FINRA Proposes to Tighten Definition of ‘Public Arbitrator’
Feb. 13 — The Financial Industry Regulatory Authority Feb. 13 proposed amendments to the organization’s arbitration code that would tighten the definition of “public” arbitrator for FINRA arbitration purposes.
In a release, FINRA said the proposed rule changes would provide that a person who worked in the financial industry “for any duration” during his or her career would always be classified as a non-public arbitrators.
It added that “professionals who represent investors or the financial industry as a significant part of their business would also be classified as non-public, but could become public arbitrators after a cooling off period.”
In addition, FINRA said, the proposed amendments would “reorganize the definitions” to make it easier to determine the correct arbitrator classification. The proposed rule change, approved by FINRA’s Board of Governors, will be submitted to the Securities and Exchange Commission for approval.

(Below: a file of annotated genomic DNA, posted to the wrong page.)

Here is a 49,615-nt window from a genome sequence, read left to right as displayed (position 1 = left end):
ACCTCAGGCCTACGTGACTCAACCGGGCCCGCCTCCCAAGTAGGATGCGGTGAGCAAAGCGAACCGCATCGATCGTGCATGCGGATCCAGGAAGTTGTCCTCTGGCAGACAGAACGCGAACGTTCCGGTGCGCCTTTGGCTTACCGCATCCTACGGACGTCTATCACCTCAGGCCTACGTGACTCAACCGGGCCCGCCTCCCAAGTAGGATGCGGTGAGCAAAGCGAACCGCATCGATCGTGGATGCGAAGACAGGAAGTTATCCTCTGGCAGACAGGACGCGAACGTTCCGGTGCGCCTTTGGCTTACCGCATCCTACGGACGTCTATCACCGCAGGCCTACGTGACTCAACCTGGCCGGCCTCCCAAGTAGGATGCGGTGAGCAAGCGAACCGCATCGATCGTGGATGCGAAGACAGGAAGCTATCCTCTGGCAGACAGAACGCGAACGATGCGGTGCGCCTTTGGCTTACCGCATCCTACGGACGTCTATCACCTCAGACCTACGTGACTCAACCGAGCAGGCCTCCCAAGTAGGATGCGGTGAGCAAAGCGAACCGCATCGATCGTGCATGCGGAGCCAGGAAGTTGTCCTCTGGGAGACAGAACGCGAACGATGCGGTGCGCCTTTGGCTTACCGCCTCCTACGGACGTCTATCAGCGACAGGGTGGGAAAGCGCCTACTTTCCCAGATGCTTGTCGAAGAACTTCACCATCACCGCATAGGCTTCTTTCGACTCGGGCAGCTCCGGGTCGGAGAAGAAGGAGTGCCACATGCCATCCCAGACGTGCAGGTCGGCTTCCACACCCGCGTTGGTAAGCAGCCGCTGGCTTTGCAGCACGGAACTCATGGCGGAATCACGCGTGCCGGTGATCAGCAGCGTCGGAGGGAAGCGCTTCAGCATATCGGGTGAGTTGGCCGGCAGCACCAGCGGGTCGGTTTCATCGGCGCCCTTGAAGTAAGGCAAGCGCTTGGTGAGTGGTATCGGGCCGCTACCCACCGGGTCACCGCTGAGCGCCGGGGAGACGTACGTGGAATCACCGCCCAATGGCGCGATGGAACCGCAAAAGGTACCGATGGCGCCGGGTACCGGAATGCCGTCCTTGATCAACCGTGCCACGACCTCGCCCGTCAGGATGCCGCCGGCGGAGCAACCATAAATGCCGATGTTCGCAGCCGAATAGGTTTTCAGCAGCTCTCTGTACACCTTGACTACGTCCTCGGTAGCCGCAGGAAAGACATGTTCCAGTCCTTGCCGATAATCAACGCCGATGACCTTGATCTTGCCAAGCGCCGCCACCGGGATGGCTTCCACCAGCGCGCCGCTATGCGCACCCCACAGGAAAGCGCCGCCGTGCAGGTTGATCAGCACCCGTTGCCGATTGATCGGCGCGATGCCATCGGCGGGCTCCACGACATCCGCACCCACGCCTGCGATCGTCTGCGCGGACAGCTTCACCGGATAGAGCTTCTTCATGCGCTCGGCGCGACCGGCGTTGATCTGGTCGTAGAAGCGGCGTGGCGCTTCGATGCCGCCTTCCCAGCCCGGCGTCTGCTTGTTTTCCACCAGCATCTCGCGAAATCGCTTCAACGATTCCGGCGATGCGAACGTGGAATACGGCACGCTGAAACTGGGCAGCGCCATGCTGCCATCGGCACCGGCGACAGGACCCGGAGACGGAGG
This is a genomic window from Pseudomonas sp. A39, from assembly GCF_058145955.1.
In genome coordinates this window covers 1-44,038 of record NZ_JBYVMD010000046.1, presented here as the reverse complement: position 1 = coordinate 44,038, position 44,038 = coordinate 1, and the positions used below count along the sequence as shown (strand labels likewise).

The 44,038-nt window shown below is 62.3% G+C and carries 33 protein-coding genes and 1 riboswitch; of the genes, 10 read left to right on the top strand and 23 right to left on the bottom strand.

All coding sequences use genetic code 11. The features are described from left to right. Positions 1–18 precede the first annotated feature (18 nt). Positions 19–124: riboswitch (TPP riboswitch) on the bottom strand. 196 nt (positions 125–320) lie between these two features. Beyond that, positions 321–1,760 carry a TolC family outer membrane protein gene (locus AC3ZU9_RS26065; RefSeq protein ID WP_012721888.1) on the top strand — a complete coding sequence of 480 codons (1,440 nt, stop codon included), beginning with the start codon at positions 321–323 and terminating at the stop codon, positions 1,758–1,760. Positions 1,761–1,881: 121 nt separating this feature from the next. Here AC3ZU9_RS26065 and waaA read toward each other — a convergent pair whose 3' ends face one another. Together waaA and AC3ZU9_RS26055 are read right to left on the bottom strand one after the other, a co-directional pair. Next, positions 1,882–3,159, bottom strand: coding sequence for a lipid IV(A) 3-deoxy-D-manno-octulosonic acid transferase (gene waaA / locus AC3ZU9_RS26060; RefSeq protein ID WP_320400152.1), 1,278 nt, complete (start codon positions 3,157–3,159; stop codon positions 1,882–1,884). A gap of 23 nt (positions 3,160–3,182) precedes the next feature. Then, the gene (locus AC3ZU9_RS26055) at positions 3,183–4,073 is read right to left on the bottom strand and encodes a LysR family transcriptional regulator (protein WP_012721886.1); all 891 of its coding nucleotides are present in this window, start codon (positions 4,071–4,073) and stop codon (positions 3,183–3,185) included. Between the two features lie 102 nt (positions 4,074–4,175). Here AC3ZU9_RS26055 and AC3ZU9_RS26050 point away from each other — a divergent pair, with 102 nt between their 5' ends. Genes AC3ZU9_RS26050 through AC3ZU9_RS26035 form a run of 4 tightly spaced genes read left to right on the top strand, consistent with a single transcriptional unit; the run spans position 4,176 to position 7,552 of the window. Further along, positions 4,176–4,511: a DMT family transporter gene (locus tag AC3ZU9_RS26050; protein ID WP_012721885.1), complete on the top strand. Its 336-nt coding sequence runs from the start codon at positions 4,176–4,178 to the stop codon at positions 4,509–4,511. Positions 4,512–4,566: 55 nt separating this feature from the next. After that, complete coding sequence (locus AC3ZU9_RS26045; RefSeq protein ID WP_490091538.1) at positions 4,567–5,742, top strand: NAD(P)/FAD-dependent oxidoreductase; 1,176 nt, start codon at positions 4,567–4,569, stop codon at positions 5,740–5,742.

In an e-mail, Kevin Carroll, managing director and associate general counsel of the Securities Industry and Financial Markets Association, commented that arbitrators with industry experience benefit both parties to a dispute by ensuring that decisions are made by persons knowledgeable in the field.
Public arbitrators also educate other panelists about financial products and services, and industry customs and practices, he noted. “And, they have a strong interest in deciding cases fairly in order to protect the reputation of the industry and the integrity of the arbitration forum.”
Carroll said he hasn’t seen the specific proposal. However, he said he hopes it “appropriately considers and weighs these valuable benefits of industry experience, which ultimately contribute to investor protection.”
Meanwhile, a spokesman for the North American Securities Administrators Association called the proposal “a step in the right direction toward improving the arbitration system.” However, he said, “it does not change our opposition to mandatory arbitration.”
In other action at its Feb. 13 meeting, the FINRA board authorized the filing of rule proposals governing the settlement of customer disputes, temporary cease and desist orders, and links to BrokerCheck on the website of a member firm.
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